A 3D printer using cow cartilage has been used to create artificial patches which could transform the lives of people with arthritis.
Scientists say the patches could one day be used to repair worn out joints, revolutionising treatment for those suffering arthritis.
Cartilage tissue is used for scale-up bio printing because it is made up of only one cell type and has no blood vessels within the tissue.
Previously scientists attempted to grow cartilage by embedding cells in hydrogel, a substance composer of polymer chains and roughly 90 per cent water, used as a scaffold to grow the tissue.
But now a team of experts led by Doctor Ibrahim Ozbolat, of Penn State Institutes of the Life Sciences in the US, has created a new patch using a 3D printer.
Dr Ozbolat said: “Our goal is to create tissue or design patches.
“Those who have osteoarthritis in their joints suffer a lot. We need a new alternative treatment for this.
“Hydrogels don’t allow cells to grow as normal.
“The hydrogel confines the cells and doesn’t allow them to communicate as they do in native tissues.”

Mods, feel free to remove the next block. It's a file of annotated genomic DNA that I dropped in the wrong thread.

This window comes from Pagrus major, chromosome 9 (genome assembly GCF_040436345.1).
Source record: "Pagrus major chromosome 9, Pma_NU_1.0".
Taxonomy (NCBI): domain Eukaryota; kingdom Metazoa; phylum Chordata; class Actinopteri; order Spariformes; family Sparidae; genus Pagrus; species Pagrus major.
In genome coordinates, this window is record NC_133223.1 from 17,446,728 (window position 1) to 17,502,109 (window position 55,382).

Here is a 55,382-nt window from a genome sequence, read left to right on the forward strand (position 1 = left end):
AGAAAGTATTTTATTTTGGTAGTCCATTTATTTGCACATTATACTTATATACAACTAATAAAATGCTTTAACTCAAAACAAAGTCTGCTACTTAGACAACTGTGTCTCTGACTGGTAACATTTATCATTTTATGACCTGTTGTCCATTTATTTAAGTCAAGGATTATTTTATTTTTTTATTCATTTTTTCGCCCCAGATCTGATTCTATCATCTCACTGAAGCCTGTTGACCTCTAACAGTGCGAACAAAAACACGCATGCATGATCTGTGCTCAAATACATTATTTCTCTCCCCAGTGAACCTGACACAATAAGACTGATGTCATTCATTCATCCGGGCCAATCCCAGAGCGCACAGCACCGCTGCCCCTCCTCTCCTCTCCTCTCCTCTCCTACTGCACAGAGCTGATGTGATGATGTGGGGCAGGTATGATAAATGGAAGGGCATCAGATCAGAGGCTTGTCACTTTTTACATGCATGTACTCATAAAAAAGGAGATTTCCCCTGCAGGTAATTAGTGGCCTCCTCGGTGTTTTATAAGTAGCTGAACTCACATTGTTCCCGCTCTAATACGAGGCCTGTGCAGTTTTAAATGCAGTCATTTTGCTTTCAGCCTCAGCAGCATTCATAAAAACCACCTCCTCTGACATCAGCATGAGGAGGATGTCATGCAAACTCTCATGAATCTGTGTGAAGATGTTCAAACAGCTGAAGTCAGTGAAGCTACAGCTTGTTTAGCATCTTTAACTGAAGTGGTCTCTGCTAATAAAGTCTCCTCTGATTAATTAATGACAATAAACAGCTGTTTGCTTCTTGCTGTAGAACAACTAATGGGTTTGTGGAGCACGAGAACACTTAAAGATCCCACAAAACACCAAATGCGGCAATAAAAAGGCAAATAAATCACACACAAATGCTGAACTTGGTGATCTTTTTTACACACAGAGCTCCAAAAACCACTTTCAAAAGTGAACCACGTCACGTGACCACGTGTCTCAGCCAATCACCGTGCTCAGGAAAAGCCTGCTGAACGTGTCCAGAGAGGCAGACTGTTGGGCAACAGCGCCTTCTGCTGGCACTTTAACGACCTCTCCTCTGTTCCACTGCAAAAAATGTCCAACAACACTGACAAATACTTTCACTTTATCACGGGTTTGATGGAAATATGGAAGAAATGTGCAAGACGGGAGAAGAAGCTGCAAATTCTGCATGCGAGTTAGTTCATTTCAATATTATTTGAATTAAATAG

The research team developed a new method to produce larger tissues without the need for a scaffold.
By using tiny tubes made from alginate, the scientists were able to inject cartilage cells allowing them to grow for a week and adhere to each other.
Because the cells do not stick to the alginate, they can act as a strand of cartilage once removed.
The strands are then used as ink in the 3D printing process using a bespoke nozzle which the printer uses to lay down rows of strands in a pattern the researchers choose.
After roughly half an hour, the cartilage patch self-adheres enough to be removed from a petri dish and the patch is placed in nutrient media to allow it to form into a single piece of tissue and fuse together.
Dr Ozbolat said: “We can manufacture the strands in any way we want.
“Because there is no scaffolding, the process of pending the cartilage is scalable so the patches can be made bigger as well.
“We can mimic real articular cartilage by printing strands vertically and then horizontally to mimic the natural architecture.”
If the process is applied to human cartilage, each individual treated would probably have to supply their own source material from existing cartilage or stem cells to avoid tissue rejection.
While the artificial cartilage is similar to cow cartilage, the mechanical properties are inferior to natural cartilage but more effective than that made using scaffolding.
The research was published in the journal Scientific Reports.
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